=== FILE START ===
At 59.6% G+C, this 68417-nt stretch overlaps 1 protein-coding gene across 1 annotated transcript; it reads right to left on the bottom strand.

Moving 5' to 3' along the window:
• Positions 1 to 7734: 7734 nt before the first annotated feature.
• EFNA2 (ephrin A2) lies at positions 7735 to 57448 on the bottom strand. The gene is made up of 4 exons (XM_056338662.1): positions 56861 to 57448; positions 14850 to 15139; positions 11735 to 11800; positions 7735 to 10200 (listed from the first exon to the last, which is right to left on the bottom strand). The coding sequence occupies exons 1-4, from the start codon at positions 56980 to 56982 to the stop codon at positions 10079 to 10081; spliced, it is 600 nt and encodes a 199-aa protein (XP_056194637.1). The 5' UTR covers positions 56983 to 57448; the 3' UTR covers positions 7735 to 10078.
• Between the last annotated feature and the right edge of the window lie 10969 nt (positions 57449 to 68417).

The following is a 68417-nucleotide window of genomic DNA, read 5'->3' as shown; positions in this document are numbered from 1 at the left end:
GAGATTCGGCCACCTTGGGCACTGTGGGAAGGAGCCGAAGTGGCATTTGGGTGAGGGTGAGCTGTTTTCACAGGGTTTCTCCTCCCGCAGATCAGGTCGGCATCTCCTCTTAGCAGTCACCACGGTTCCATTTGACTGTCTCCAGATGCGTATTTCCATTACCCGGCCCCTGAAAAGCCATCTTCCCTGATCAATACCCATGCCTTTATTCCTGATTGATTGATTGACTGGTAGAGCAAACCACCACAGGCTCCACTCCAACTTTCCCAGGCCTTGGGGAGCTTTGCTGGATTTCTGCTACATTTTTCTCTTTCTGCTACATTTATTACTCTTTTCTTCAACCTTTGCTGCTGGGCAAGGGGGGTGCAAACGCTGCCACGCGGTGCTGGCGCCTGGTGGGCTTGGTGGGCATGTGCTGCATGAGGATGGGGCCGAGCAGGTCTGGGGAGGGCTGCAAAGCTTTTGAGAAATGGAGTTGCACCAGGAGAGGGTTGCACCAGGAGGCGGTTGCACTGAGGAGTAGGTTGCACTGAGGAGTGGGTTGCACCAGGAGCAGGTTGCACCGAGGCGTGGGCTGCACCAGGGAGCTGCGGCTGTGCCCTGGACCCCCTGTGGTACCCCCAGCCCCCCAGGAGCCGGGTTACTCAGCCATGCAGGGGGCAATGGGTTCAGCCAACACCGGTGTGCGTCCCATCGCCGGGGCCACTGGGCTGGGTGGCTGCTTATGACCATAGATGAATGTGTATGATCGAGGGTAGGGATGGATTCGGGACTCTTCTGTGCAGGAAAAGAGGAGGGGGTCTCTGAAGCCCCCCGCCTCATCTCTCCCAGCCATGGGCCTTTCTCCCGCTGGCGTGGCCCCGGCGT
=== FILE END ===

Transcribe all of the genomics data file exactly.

At 59.6% G+C, this 68417-nt stretch overlaps 1 protein-coding gene across 1 annotated transcript; it reads right to left on the bottom strand.

Moving 5' to 3' along the window:
• Positions 1 to 7734: 7734 nt before the first annotated feature.
• EFNA2 (ephrin A2) lies at positions 7735 to 57448 on the bottom strand. The gene is made up of 4 exons (XM_056338662.1): positions 56861 to 57448; positions 14850 to 15139; positions 11735 to 11800; positions 7735 to 10200 (listed from the first exon to the last, which is right to left on the bottom strand). The coding sequence occupies exons 1-4, from the start codon at positions 56980 to 56982 to the stop codon at positions 10079 to 10081; spliced, it is 600 nt and encodes a 199-aa protein (XP_056194637.1). The 5' UTR covers positions 56983 to 57448; the 3' UTR covers positions 7735 to 10078.
• Between the last annotated feature and the right edge of the window lie 10969 nt (positions 57449 to 68417).

The following is a 68417-nucleotide window of genomic DNA, read 5'->3' as shown; positions in this document are numbered from 1 at the left end:
GAGATTCGGCCACCTTGGGCACTGTGGGAAGGAGCCGAAGTGGCATTTGGGTGAGGGTGAGCTGTTTTCACAGGGTTTCTCCTCCCGCAGATCAGGTCGGCATCTCCTCTTAGCAGTCACCACGGTTCCATTTGACTGTCTCCAGATGCGTATTTCCATTACCCGGCCCCTGAAAAGCCATCTTCCCTGATCAATACCCATGCCTTTATTCCTGATTGATTGATTGACTGGTAGAGCAAACCACCACAGGCTCCACTCCAACTTTCCCAGGCCTTGGGGAGCTTTGCTGGATTTCTGCTACATTTTTCTCTTTCTGCTACATTTATTACTCTTTTCTTCAACCTTTGCTGCTGGGCAAGGGGGGTGCAAACGCTGCCACGCGGTGCTGGCGCCTGGTGGGCTTGGTGGGCATGTGCTGCATGAGGATGGGGCCGAGCAGGTCTGGGGAGGGCTGCAAAGCTTTTGAGAAATGGAGTTGCACCAGGAGAGGGTTGCACCAGGAGGCGGTTGCACTGAGGAGTAGGTTGCACTGAGGAGTGGGTTGCACCAGGAGCAGGTTGCACCGAGGCGTGGGCTGCACCAGGGAGCTGCGGCTGTGCCCTGGACCCCCTGTGGTACCCCCAGCCCCCCAGGAGCCGGGTTACTCAGCCATGCAGGGGGCAATGGGTTCAGCCAACACCGGTGTGCGTCCCATCGCCGGGGCCACTGGGCTGGGTGGCTGCTTATGACCATAGATGAATGTGTATGATCGAGGGTAGGGATGGATTCGGGACTCTTCTGTGCAGGAAAAGAGGAGGGGGTCTCTGAAGCCCCCCGCCTCATCTCTCCCAGCCATGGGCCTTTCTCCCGCTGGCGTGGCCCCGGCGT